Everything changed in a few short years with the worldwide economic collapse. People who had been accustomed to plenty suffered without the basic necessities. Hunger was a reality for many people, including our own. Governments scrambled to aid the suffering. Church leaders viewed some of the government assistance programs with skepticism and even hostility. Particularly, many leaders spoke out against the “dole”—the idea of a handout. President J. Rueben Clark worked together with Relief Society President Amy Lyman to establish a church-wide welfare program that emphasized thrift and labor. But the church’s efforts were vastly insufficient to meet the massive needs of the time and as a consequence, “self reliance” became a staple topic of church leaders for the next fifty years.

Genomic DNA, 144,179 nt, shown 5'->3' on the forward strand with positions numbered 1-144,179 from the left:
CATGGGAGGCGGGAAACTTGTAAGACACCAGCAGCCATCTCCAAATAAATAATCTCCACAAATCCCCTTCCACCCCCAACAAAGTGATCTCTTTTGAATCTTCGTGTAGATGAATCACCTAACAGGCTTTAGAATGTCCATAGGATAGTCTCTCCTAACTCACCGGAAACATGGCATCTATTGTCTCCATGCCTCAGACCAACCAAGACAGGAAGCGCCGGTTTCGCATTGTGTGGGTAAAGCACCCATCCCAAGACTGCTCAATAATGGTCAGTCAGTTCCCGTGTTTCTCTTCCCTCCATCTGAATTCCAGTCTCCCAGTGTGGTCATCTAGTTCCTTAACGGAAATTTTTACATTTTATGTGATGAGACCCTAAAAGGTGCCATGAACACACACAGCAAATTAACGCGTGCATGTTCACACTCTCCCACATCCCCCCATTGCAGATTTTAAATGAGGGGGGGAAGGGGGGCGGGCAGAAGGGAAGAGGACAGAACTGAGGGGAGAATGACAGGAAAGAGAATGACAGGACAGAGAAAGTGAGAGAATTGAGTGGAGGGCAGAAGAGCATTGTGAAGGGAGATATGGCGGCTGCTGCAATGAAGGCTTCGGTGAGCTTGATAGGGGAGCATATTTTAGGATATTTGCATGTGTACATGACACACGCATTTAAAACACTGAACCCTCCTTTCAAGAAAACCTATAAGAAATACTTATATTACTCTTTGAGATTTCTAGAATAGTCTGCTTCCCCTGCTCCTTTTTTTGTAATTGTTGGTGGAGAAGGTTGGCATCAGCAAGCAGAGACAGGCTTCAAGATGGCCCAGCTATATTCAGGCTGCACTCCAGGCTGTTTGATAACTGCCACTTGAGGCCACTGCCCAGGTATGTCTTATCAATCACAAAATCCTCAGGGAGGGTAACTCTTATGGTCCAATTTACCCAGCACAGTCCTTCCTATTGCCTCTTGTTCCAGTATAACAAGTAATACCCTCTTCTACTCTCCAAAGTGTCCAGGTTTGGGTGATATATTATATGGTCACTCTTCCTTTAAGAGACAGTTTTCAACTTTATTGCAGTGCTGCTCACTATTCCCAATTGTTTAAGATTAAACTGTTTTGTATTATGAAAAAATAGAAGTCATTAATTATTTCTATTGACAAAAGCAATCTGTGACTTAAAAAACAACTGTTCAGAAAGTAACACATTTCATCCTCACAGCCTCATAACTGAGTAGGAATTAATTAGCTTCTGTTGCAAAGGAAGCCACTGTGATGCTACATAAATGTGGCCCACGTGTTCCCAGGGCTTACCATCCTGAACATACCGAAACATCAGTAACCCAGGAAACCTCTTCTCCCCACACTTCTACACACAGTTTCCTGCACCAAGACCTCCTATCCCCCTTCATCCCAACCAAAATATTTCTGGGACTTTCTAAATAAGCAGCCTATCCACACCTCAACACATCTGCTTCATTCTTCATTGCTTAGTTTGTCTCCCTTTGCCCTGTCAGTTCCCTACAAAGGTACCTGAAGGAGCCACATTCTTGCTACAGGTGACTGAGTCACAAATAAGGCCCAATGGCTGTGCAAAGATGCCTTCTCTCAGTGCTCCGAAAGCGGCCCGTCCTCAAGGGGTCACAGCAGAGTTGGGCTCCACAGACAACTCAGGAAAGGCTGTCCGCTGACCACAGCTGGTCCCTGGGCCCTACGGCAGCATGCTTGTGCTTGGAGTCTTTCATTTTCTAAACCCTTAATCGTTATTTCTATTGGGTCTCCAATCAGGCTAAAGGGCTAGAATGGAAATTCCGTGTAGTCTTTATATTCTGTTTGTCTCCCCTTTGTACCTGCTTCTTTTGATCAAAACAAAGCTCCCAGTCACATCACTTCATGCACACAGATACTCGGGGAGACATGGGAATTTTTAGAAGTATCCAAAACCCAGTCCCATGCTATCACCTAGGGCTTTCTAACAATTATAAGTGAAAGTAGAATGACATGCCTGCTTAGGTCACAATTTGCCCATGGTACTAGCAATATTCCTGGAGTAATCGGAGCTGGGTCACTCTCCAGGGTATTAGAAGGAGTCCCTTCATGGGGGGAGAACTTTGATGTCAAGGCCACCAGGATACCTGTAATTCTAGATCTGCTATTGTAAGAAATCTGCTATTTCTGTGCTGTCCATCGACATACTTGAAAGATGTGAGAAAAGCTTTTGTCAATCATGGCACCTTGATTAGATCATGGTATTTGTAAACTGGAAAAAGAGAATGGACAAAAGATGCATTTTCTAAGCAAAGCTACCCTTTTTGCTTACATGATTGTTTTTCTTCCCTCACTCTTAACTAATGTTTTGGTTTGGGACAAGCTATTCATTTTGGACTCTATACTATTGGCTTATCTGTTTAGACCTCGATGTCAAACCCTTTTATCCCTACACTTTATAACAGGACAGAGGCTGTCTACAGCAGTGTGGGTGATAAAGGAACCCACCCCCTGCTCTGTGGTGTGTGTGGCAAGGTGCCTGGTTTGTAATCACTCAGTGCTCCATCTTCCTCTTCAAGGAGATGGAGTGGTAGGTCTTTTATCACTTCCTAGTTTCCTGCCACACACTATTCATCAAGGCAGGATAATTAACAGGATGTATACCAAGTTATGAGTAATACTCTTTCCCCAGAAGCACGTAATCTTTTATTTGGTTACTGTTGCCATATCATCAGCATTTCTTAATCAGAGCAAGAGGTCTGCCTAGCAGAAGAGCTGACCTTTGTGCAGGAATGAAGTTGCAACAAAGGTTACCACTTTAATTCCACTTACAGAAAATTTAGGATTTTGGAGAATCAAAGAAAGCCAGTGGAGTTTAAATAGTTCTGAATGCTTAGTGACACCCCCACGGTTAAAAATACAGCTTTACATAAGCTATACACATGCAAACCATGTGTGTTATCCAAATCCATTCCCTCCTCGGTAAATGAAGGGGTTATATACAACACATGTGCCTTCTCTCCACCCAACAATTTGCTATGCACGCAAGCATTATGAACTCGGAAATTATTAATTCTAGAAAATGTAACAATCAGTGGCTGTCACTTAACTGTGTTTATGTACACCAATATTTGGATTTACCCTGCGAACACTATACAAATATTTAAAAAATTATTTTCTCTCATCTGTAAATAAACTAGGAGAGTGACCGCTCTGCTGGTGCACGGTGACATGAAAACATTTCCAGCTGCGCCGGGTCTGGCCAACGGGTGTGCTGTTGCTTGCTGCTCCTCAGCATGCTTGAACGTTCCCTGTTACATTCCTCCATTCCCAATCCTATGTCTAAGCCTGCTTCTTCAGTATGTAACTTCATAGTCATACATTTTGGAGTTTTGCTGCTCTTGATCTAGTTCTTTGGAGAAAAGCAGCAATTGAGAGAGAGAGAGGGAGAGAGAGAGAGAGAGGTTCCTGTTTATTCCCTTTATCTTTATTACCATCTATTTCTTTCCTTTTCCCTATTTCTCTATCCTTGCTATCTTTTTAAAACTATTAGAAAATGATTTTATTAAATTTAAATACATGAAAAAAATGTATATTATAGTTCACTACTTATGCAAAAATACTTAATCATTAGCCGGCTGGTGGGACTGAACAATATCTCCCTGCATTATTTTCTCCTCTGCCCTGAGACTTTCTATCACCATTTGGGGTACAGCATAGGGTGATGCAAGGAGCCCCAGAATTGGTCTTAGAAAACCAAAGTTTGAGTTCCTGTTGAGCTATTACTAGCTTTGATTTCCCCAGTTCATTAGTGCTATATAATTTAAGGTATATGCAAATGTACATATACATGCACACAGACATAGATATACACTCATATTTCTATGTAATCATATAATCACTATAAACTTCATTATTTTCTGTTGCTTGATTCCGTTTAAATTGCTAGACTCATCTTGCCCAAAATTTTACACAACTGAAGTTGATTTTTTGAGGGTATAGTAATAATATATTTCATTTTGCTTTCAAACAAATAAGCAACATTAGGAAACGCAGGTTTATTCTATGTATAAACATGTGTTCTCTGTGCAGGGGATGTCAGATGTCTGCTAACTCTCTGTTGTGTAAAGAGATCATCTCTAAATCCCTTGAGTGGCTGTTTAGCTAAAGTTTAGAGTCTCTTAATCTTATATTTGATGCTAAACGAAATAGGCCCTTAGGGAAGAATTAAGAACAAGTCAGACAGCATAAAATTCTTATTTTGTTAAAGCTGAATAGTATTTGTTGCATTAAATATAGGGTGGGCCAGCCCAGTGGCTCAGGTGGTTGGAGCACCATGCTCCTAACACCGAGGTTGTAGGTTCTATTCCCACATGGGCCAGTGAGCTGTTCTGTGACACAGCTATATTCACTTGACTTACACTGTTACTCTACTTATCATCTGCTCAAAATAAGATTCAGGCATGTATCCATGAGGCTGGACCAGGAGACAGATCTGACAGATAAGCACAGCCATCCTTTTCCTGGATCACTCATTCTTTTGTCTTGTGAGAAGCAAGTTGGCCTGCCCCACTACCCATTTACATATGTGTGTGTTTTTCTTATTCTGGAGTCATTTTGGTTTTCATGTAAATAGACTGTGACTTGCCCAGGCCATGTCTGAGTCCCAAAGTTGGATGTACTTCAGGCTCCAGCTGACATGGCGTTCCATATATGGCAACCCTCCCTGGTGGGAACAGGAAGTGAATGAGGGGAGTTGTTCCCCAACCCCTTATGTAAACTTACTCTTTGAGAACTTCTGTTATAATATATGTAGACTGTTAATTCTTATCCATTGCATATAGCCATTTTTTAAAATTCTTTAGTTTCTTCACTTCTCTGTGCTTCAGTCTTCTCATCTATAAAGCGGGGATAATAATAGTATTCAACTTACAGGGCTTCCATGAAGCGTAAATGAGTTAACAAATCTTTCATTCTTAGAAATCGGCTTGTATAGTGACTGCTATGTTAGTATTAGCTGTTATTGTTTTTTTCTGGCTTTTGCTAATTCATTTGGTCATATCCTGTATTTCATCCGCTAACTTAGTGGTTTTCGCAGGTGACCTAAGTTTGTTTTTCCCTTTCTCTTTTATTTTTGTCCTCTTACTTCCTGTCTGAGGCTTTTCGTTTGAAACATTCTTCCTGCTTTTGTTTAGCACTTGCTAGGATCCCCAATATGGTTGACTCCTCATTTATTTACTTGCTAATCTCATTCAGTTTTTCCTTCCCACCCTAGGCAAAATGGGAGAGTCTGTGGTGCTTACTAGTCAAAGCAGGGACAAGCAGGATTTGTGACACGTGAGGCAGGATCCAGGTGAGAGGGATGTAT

The dole was an addictive drug. It destroyed character, ruined judgment, and reduced the agency of the receiver by breaking the law of the harvest. This was exacerbated in the Cold War when any handout was potentially the seed of communist oppression. This is the context for President Romney’s sermon on “self-reliance.” He remembered the depression, and then felt the constant threat of Soviet slavery. His example of the “gullible gulls” who became dependent on artificial sources of food for substance, and then starved when left to their natural devices are vivid examples of the threats Romney lived with and through.